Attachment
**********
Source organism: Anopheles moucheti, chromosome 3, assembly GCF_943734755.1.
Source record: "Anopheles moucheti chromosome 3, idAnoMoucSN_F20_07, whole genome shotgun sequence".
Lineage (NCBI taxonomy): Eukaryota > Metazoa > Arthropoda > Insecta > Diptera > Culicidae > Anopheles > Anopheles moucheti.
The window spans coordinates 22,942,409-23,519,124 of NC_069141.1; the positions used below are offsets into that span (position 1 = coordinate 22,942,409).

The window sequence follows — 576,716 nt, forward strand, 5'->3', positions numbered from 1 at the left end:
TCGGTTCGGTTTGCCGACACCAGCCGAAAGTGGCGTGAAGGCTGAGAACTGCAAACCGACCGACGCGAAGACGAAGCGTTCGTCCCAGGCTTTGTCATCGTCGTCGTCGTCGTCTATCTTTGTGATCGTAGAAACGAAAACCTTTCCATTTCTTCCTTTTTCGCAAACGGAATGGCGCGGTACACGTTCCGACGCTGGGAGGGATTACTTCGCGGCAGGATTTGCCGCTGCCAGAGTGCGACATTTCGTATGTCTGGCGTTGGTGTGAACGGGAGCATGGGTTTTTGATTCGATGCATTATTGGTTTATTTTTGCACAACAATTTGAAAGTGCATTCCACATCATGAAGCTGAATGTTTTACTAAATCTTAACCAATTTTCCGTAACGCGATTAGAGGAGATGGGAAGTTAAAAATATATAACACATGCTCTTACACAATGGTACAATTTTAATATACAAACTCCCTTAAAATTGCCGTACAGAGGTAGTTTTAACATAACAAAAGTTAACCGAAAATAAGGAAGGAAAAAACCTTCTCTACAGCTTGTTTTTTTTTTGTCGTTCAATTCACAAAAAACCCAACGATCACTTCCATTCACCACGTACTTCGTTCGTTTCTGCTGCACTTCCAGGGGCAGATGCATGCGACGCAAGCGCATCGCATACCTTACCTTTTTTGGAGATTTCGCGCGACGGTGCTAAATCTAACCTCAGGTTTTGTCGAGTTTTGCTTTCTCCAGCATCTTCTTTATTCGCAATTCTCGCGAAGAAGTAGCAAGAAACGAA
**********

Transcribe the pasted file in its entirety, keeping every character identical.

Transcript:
Source organism: Anopheles moucheti, chromosome 3, assembly GCF_943734755.1.
Source record: "Anopheles moucheti chromosome 3, idAnoMoucSN_F20_07, whole genome shotgun sequence".
Lineage (NCBI taxonomy): Eukaryota > Metazoa > Arthropoda > Insecta > Diptera > Culicidae > Anopheles > Anopheles moucheti.
The window spans coordinates 22,942,409-23,519,124 of NC_069141.1; the positions used below are offsets into that span (position 1 = coordinate 22,942,409).

The window sequence follows — 576,716 nt, forward strand, 5'->3', positions numbered from 1 at the left end:
TCGGTTCGGTTTGCCGACACCAGCCGAAAGTGGCGTGAAGGCTGAGAACTGCAAACCGACCGACGCGAAGACGAAGCGTTCGTCCCAGGCTTTGTCATCGTCGTCGTCGTCGTCTATCTTTGTGATCGTAGAAACGAAAACCTTTCCATTTCTTCCTTTTTCGCAAACGGAATGGCGCGGTACACGTTCCGACGCTGGGAGGGATTACTTCGCGGCAGGATTTGCCGCTGCCAGAGTGCGACATTTCGTATGTCTGGCGTTGGTGTGAACGGGAGCATGGGTTTTTGATTCGATGCATTATTGGTTTATTTTTGCACAACAATTTGAAAGTGCATTCCACATCATGAAGCTGAATGTTTTACTAAATCTTAACCAATTTTCCGTAACGCGATTAGAGGAGATGGGAAGTTAAAAATATATAACACATGCTCTTACACAATGGTACAATTTTAATATACAAACTCCCTTAAAATTGCCGTACAGAGGTAGTTTTAACATAACAAAAGTTAACCGAAAATAAGGAAGGAAAAAACCTTCTCTACAGCTTGTTTTTTTTTTGTCGTTCAATTCACAAAAAACCCAACGATCACTTCCATTCACCACGTACTTCGTTCGTTTCTGCTGCACTTCCAGGGGCAGATGCATGCGACGCAAGCGCATCGCATACCTTACCTTTTTTGGAGATTTCGCGCGACGGTGCTAAATCTAACCTCAGGTTTTGTCGAGTTTTGCTTTCTCCAGCATCTTCTTTATTCGCAATTCTCGCGAAGAAGTAGCAAGAAACGAA